All of that at the end is a little perfunctory and expected in a film like this. It’s the places it goes before that that are most surprising and rewarding. Through the character of Snatcher, writers Irena Brignull and Adam Pava (working from the novel Here be Monsters! by Alan Snow) shows the effects of low and poor information on a large group of people. Snatcher twists the facts so he can move up the social ladder (he made a deal that if he rid the town of all the Boxtrolls, he would earn his white hat) and in so doing he sows the seeds of bigotry and fear that germinates in the town. They are so convinced of his story that they take his orders, including an imposed curfew, just so they can be kept safe by him.
The character of Archibald Snatcher is one of the darkest I’ve seen in a kid’s movie since perhaps Scar in The Lion King with his dictatorial fantasies and if the filmmakers were not as careful as they were, he would be the stuff of nightmares.
He not only defames the Boxtrolls and keeps their true nature a secret from the public, but he uses the ones he catches as slave labor. In many ways, Snatcher is the embodiment of the old slave-traders who made people believe that Africans were nothing more than cattle to be bought and sold so they could make their fortunes, legitimizing their business on lies. The character of Archibald Snatcher is one of the darkest I’ve seen in a kid’s movie since perhaps Scar in The Lion King with his dictatorial fantasies and if the filmmakers were not as careful as they were, he would be the stuff of nightmares. As it is, he’s terrifying but still able to be made fun of because of one scene where he makes his henchmen sit down and don white (paper) hats and have a cheese tasting, ignoring the fact that he is allergic to cheese (and presumably all dairy) and needs leeches to relieve the swelling. The scene is so funny that his ambitions are made to look ridiculous and therefore as scary as he is, there is something to laugh at.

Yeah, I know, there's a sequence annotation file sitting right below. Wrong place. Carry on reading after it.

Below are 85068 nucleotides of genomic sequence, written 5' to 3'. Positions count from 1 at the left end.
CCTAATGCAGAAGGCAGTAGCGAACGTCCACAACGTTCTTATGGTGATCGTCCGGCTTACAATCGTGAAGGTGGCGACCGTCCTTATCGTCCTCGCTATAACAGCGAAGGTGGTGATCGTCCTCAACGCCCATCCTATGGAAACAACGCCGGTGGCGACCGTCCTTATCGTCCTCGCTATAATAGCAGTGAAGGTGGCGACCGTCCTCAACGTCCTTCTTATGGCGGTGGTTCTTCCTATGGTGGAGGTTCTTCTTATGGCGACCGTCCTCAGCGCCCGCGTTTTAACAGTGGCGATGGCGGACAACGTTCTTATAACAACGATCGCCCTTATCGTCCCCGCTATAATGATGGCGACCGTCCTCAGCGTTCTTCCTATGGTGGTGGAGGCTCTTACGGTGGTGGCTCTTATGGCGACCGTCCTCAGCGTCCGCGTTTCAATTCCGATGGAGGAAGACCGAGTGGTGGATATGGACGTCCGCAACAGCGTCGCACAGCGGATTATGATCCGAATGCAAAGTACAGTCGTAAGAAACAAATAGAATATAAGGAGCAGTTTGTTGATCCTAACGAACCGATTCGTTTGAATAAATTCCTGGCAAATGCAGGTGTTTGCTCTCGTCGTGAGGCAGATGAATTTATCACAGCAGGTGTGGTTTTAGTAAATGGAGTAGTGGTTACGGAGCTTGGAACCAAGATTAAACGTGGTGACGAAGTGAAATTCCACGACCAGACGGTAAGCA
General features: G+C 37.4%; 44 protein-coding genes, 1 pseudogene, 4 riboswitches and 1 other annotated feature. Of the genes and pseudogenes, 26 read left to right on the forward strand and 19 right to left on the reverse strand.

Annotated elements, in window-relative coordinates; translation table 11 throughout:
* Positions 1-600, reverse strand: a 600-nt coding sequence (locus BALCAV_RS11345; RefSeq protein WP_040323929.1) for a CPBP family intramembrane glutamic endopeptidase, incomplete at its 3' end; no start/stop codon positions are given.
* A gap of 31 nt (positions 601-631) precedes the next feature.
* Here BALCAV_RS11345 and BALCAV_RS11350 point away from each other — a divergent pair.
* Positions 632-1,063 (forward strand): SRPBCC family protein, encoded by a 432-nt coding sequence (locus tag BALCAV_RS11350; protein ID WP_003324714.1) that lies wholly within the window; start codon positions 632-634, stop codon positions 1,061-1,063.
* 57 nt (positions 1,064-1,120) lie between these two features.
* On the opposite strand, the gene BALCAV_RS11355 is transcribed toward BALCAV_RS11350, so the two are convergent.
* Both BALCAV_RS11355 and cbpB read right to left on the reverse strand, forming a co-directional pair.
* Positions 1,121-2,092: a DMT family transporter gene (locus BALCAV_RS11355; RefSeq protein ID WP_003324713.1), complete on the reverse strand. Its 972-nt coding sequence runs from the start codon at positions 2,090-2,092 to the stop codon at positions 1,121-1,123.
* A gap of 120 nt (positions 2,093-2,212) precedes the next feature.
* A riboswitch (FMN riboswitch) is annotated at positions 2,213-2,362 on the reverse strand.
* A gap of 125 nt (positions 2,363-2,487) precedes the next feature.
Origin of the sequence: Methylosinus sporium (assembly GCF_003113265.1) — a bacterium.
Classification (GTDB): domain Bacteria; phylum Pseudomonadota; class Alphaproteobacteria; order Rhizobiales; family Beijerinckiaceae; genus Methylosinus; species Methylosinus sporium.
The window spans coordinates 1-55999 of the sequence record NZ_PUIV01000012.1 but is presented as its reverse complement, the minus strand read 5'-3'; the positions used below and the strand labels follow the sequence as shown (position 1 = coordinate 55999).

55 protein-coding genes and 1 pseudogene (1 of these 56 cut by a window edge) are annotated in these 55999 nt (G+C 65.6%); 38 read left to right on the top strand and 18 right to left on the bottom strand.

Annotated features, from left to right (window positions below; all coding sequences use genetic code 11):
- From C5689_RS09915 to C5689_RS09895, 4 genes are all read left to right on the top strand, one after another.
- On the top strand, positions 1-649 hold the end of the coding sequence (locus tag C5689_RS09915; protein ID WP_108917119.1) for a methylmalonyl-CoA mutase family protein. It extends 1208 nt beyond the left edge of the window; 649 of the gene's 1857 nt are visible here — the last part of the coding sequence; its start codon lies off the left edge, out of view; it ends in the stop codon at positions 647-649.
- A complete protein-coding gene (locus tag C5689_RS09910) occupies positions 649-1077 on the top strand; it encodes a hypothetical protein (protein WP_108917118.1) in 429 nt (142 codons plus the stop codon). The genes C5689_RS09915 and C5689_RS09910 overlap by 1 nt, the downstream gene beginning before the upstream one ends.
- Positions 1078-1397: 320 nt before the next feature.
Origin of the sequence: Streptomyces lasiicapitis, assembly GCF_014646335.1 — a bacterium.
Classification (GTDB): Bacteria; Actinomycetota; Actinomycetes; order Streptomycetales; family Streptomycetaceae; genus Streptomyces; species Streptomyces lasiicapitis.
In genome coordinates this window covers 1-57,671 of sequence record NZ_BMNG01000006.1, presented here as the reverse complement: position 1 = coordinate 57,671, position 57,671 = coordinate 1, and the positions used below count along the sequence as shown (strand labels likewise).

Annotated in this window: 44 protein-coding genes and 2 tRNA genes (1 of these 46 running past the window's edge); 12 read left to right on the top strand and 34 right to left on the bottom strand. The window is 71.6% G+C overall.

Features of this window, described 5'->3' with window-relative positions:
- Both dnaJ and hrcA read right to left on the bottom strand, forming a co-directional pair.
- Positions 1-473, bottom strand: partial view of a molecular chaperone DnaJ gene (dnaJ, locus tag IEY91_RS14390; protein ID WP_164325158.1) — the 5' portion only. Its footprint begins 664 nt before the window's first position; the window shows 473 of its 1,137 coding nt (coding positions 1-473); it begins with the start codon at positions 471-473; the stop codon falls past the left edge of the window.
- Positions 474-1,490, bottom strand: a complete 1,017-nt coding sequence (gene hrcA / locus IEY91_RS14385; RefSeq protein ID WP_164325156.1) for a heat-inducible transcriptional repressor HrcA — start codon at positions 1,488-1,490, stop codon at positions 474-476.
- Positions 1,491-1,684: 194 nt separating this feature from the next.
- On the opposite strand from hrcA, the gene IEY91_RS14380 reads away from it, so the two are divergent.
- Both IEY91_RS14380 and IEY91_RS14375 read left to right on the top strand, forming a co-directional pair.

These elements of the story are serviced by exemplary stop-motion animation. The work here is top notch and is yet another upswing in the resurgence of stop-motion animation. In the last 10 years, there have been 15-20 stop-motion films, while the preceding years there were barely any. As the medium becomes more and more popular among both filmmakers and audiences alike, the bar for quality is constantly raised and Laika Studios always seems to exceed the expectations, just like their counterparts at Ardman (the creators of Wallace and Gromit). There is a bit at the end with Mr. Trout and Mr. Pickles that wittily expounds on the animation style and how it relates to them, in a kind of philosophical discussion that befits their Waiting for Godot-like characters. This style of animation has always fascinated me simply because of the work involved in it.
The Boxtrolls may not be on the level of other recent stop-motion films like Wallace and Gromit and the Curse of the WareRabbit or Coraline but it does offer quite a lot of entertainment while making potent comments on staying informed and even the impact of neglectful parents. It’s a wonderful, quirky little film with lovable characters and a terrifying villain. It may be a touch strong for really young kids but older ones will really enjoy it.
The Boxtrolls may not be on the level of other recent stop-motion films like Wallace and Gromit and the Curse of the WareRabbit or Coraline but it does offer quite a lot of entertainment while making potent comments on staying informed and even the impact of neglectful parents. It’s a wonderful, quirky little film with lovable characters and a terrifying villain.